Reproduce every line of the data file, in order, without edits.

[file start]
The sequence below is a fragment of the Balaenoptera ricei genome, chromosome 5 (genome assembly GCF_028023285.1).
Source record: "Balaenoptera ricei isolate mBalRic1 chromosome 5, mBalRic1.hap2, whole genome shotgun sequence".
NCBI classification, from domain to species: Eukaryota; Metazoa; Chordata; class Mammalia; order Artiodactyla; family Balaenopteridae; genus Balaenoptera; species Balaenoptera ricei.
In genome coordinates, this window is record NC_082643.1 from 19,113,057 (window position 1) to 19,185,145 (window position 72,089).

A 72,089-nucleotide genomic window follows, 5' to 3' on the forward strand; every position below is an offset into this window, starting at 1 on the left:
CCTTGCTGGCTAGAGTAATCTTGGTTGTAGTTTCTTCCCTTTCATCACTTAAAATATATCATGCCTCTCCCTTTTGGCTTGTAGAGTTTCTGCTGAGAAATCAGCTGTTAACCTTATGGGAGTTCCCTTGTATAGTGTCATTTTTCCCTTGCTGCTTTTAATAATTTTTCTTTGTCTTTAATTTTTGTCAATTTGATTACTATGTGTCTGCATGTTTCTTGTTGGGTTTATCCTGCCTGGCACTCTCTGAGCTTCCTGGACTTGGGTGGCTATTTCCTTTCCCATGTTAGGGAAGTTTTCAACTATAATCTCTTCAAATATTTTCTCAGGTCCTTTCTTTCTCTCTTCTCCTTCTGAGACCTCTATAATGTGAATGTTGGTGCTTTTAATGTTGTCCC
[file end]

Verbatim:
The sequence below is a fragment of the Balaenoptera ricei genome, chromosome 5 (genome assembly GCF_028023285.1).
Source record: "Balaenoptera ricei isolate mBalRic1 chromosome 5, mBalRic1.hap2, whole genome shotgun sequence".
NCBI classification, from domain to species: Eukaryota; Metazoa; Chordata; class Mammalia; order Artiodactyla; family Balaenopteridae; genus Balaenoptera; species Balaenoptera ricei.
In genome coordinates, this window is record NC_082643.1 from 19,113,057 (window position 1) to 19,185,145 (window position 72,089).

A 72,089-nucleotide genomic window follows, 5' to 3' on the forward strand; every position below is an offset into this window, starting at 1 on the left:
CCTTGCTGGCTAGAGTAATCTTGGTTGTAGTTTCTTCCCTTTCATCACTTAAAATATATCATGCCTCTCCCTTTTGGCTTGTAGAGTTTCTGCTGAGAAATCAGCTGTTAACCTTATGGGAGTTCCCTTGTATAGTGTCATTTTTCCCTTGCTGCTTTTAATAATTTTTCTTTGTCTTTAATTTTTGTCAATTTGATTACTATGTGTCTGCATGTTTCTTGTTGGGTTTATCCTGCCTGGCACTCTCTGAGCTTCCTGGACTTGGGTGGCTATTTCCTTTCCCATGTTAGGGAAGTTTTCAACTATAATCTCTTCAAATATTTTCTCAGGTCCTTTCTTTCTCTCTTCTCCTTCTGAGACCTCTATAATGTGAATGTTGGTGCTTTTAATGTTGTCCC